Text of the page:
I recently saw a vine on Twitter, that joking shows someone plugging a USB keyboard into a USB charger, acting like the Hollywood style of hacking. The amateur didn't wear gloves. I myself have pictured a cute, spunky bubble-gum chewing teen with pink and black hair, completing a hack, then turning to the camera, pulling the gum from her mouth and shoving it into the RJ45 port she was using on the wall, whispering in a sultry voice, something along the lines of “always cover your tracks.” While the saliva on the gum might short something, it’s not the real threat. Physical security is a real necessity; watch Twitter and Facebook and you see RJ45 connections, open USB ports, and all sorts of other connections just waiting for the right person, with the right know-how to steal or manipulate information in systems acting as things like standalone ATM machines, voting machines, and Point-of-sale terminals. Undetectable in some cases, these are real threats.
There are a lot of articles out there about key loggers and computers on a stick that people can plug into systems and television sets, but there is a dark side to physical security as well; the people who don’t want information, but rather to cause downtime, expense, confusion, chaos, and distraction. Anyone who has soldered wire understands about heat and protective coatings. When I worked IT, I never patched a cable into a network switch where I wasn’t expecting a live connection. Too many people can sit down with a personal laptop and plug in, but it’s not the real threat to the machines on the other end unless it’s the right person.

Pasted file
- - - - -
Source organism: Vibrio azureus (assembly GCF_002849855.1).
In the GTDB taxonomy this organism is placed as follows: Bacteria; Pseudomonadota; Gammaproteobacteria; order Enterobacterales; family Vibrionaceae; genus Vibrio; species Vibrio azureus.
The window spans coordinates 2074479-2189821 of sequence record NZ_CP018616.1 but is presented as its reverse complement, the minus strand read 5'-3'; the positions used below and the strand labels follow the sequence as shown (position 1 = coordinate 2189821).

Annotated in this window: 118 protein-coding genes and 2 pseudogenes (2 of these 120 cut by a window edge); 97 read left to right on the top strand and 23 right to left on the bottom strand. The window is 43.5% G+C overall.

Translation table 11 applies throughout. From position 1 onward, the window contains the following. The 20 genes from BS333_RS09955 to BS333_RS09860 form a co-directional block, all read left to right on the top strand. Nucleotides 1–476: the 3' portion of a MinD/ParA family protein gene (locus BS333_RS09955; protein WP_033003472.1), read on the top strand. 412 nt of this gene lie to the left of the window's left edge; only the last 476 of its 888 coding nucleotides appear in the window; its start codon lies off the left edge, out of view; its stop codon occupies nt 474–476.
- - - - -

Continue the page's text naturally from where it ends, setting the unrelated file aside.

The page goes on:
Often, a real threat is less than a meter away.
See, the electronic world we live in runs on low voltage and amperage. It expects 5v, 2 volts, and a single volt on a connection sometimes. It’s not designed for someone to take an extension cord with an RJ45 tip on it, and shove it into the socket. A couple of things happen: if that cable is connected to anything that makes a short, it will likely trip the breaker, depending on the device, but prior to that it sends a surge of electricity down the line that can melt the jackets off of thin UTP CAT-5 cable, potentially causing a fire, and additionally it can pop multiple resistors, capacitors, and switches in expensive, highly-sensitive equipment. Plugged into a disconnected battery back-up, it can produce a charge that repeats with a simple reset. This can fry motherboards, breadboards, and simple circuits with ease.
In terms of operation security, or opsec, someone may use a device such as this to plug into USB ports to short motherboards, CAT 5e to damage network connections and network hardware, and even phone terminals, shorting switchboards. Additionally, someone could melt components in cell phone, rendering data unreadable, inaccessible, or very difficult to obtain in a time of need. Can’t call in emergency with no working devices.